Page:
SOCI 1250 - Metropolitan Community College

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METROPOLITAN COMMUNITY COLLEGE
COURSE OUTLINE FORM
COURSE TITLE
INTRODUCTION TO ANTHROPOLOGY
COURSE PREFIX AND NO.
SOCI 1250
LEC
4.5
LAB
0
CREDIT HOURS
4.5
_________________________________________________________________________________________
COURSE DESCRIPTION:
This course provides an introduction to the study and methods of anthropology and the methodologies used to
study human societies and cultures. It covers ancient to present societies. Reading assessment and college-level
reading skills are recommended for success in this course.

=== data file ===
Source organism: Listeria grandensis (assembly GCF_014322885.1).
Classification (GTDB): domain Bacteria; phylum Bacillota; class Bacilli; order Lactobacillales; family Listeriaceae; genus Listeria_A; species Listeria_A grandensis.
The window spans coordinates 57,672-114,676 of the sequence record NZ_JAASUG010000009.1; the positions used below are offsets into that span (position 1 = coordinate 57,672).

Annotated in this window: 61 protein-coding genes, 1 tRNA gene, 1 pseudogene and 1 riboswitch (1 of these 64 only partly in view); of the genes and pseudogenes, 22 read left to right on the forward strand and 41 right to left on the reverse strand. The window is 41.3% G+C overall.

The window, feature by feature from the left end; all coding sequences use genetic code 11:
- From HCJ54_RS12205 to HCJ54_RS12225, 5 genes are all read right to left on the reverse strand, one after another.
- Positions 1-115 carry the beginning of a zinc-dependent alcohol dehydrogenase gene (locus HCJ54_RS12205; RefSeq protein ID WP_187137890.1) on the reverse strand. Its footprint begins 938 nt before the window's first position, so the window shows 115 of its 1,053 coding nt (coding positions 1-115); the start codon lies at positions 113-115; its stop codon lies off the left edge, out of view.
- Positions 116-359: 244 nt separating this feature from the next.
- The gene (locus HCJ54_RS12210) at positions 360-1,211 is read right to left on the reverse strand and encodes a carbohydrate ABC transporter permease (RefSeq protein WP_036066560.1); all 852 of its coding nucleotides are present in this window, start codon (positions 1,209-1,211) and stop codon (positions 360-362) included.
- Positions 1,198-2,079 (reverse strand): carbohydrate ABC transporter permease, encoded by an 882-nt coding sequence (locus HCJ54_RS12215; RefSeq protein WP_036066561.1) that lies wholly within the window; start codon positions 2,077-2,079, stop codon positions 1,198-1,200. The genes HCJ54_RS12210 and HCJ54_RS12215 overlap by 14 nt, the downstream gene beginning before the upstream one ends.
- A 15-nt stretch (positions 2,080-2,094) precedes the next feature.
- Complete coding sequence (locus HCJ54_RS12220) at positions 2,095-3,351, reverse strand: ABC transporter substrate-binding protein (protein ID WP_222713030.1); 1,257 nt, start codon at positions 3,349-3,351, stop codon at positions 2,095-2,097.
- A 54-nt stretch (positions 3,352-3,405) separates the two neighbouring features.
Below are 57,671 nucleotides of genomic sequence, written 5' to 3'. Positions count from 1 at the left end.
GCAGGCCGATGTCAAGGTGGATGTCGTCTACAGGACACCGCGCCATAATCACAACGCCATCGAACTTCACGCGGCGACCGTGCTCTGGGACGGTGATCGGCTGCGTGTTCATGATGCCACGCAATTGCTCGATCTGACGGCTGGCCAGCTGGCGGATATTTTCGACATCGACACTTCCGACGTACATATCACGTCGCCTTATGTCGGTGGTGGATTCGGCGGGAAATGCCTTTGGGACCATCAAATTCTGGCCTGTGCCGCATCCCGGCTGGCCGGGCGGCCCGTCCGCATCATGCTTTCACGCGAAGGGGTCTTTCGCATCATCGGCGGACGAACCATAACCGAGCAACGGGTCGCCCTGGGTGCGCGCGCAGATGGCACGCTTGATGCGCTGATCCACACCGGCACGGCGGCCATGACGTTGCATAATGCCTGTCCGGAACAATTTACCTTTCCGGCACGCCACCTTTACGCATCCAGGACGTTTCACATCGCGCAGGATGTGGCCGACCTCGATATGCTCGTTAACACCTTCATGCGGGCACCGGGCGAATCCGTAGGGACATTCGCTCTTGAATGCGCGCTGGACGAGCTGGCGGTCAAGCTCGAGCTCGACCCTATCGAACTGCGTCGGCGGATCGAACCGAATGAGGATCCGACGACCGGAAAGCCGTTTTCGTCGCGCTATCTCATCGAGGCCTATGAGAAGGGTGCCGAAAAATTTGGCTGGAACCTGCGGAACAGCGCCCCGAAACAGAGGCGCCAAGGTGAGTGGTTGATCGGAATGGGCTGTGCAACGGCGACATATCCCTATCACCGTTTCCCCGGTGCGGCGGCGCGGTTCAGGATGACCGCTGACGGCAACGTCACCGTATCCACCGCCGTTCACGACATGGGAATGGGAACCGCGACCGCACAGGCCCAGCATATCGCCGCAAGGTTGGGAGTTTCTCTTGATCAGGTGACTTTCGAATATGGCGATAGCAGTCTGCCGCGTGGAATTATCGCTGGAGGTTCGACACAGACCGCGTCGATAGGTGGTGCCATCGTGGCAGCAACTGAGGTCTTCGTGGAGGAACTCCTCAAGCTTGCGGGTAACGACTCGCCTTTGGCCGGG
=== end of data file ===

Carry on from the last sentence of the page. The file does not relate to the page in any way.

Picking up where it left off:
_________________________________________________________________________________________
COURSE PREREQUISITES:
None.
__________________________________________________________________________________________
RATIONALE:
An understanding of the beginnings of society and culture, the progression in the development of human groups,
and the methods used to study that development will enable the student to better understand the world in which
he/she lives. Further, this understanding may enhance proficiency in one's chosen major program of study.
__________________________________________________________________________________________
REQUIRED TEXTBOOKS and/or MATERIALS:
Title:
Edition:
Author:
Publisher:
Classroom
Anthropology Explored
2004
Selig
Smithsonian Books
Classroom
Anthropology Unbound
2010
Durrenberger
Paradigm Publishers
Online
Anthropology – What Does It Mean To Be Human?
3rd edition 2015
Lavenda and Schultz
Oxford University Press
ISBN: 978-0-19-021084-7